This passage from Feinberg’s “The Nature and Value of Rights” (here’s a Google books link ) helps me to frame and think further about what I said in my previous post on John Ruggie and respect, so I want to set it down here as a kind of postscript.
Where I used the word “demand,” which carries some sense of asking (like the French demander), and talked about respect as something we “ask” of others, Feinberg settles on the more legalistic “claim,” and most writers follow him. I can probably do the same and allow his work to inform what I have to say about “the power of asking.”
Claims are, after all, a kind of asking, a crying out (cf. Latin clamare); they call for an answer, and I think this becomes tolerably clear later on in the same essay, where Feinberg talks about “valid” claims; and in the passage below, where Feinberg offers the thought that that “‘human dignity’ may simply be the recognizable capacity to assert claims.”
I would probably want to flip that point around or jostle it a little, to emphasize the role of recognition and the critical role second persons play in recognizing the dignity of first persons. If “it is claiming that gives rights their special moral significance,” then it’s fair to suggest that “moral significance” is something mutually created by those who make claims and those who recognize them, or at least recognize another’s capacity to make them.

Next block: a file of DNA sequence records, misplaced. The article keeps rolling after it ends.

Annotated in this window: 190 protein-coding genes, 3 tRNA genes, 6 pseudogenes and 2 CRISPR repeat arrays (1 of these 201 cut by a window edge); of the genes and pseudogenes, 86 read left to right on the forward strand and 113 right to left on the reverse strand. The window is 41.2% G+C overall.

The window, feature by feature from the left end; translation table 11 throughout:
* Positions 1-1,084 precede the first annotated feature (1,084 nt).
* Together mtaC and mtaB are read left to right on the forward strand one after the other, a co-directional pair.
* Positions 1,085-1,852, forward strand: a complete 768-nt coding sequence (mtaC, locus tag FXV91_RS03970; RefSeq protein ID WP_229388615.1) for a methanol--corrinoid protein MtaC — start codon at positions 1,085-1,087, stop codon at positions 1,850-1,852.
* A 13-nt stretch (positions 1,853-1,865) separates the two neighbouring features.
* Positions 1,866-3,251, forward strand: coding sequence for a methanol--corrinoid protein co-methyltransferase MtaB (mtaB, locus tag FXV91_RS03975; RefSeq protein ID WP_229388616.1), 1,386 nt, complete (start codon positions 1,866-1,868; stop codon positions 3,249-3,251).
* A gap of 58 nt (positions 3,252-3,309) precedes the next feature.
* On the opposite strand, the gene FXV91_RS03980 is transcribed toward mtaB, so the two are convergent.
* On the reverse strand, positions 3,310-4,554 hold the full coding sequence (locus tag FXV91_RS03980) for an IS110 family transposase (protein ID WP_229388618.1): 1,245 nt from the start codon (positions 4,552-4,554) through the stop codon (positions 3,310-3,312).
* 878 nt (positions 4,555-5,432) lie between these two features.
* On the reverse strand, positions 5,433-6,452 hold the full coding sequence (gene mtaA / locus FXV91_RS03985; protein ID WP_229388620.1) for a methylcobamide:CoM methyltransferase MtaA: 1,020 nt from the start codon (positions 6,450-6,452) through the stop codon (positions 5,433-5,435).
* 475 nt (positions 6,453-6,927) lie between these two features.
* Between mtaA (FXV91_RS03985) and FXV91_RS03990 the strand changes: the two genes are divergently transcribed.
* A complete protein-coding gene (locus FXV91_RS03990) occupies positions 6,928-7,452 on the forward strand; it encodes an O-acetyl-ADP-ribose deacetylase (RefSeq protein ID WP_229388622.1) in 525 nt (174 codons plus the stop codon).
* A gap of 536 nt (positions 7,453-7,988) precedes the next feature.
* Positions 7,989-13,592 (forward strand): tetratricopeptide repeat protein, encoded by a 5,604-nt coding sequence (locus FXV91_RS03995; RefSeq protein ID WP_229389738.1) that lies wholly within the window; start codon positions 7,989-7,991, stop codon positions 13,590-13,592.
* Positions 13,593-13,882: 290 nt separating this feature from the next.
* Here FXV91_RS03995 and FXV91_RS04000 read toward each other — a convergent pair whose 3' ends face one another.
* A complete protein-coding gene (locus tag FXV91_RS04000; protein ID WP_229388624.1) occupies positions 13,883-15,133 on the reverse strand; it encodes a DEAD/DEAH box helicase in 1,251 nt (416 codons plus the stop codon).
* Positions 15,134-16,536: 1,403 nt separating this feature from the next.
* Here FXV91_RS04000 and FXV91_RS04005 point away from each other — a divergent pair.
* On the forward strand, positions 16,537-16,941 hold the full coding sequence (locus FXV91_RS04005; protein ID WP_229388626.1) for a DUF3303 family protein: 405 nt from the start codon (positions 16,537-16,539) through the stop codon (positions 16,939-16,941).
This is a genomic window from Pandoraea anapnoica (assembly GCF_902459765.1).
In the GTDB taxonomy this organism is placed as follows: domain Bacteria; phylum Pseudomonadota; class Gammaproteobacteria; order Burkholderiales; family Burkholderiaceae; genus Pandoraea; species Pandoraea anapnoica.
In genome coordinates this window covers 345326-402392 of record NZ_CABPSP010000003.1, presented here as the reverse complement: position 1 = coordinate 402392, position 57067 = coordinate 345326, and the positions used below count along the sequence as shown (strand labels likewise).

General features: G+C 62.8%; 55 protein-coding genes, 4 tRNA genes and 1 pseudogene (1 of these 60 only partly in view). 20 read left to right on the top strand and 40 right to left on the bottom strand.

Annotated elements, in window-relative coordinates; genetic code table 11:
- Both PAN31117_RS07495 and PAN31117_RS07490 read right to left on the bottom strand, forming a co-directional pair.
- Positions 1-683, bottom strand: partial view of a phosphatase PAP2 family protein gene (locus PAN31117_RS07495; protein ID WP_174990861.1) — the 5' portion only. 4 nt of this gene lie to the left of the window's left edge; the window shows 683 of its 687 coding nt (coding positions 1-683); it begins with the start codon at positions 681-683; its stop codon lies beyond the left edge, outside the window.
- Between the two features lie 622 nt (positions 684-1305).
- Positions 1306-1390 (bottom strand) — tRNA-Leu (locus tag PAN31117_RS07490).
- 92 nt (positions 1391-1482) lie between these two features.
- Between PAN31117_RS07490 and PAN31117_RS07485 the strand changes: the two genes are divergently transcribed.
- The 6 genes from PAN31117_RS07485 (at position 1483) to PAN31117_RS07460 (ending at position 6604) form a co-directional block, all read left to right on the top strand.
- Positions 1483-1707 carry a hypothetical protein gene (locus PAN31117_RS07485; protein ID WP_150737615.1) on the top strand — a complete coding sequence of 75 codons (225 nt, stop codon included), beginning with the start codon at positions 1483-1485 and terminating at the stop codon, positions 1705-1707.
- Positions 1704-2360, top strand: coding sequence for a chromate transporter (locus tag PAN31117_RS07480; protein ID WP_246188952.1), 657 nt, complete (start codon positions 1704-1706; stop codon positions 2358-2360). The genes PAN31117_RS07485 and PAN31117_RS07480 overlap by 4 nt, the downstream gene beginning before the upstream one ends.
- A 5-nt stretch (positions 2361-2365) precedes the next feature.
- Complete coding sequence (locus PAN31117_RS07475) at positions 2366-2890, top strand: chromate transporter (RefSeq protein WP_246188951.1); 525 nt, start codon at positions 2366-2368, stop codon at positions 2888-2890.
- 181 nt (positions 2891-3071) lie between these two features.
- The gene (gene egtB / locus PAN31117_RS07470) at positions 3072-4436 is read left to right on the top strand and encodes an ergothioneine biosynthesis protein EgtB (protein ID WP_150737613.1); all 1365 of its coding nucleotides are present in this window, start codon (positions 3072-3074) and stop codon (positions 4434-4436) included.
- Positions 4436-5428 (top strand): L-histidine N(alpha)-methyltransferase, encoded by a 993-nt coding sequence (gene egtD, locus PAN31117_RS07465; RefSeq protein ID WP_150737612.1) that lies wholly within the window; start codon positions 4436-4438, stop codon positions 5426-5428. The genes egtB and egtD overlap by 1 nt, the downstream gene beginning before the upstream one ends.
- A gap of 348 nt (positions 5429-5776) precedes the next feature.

Even if there are conceivable circumstances in which one would admit rights diffidently, there is no doubt that their characteristic use and that for which they are distinctively well suited, is to be claimed, demanded, affirmed, insisted upon. They are especially sturdy objects to “stand upon,” a most useful sort of moral furniture. Having rights, of course, makes claiming possible; but it is claiming that gives rights their special moral significance. This feature of rights is connected in a way with the customary rhetoric about what it is to be a human being. Having rights enables us to “stand up like men,” to look others in the eye, and to feel in some fundamental way the equal of anyone. To think of oneself as the holder of rights is not to be unduly but properly proud, to have that minimal self-respect that is necessary to be worthy of the love and esteem of others. Indeed, respect for persons (this is an intriguing idea) may simply be respect for their rights, so that there cannot be the one without the other; and what is called “human dignity” may simply be the recognizable capacity to assert claims. To respect a person then, or to think of him as possessed of human dignity, simply is to think of him as a potential maker of claims. Not all of this can be packed into a definition of “rights”; but these are facts about the possession of rights that argue well their supreme moral importance.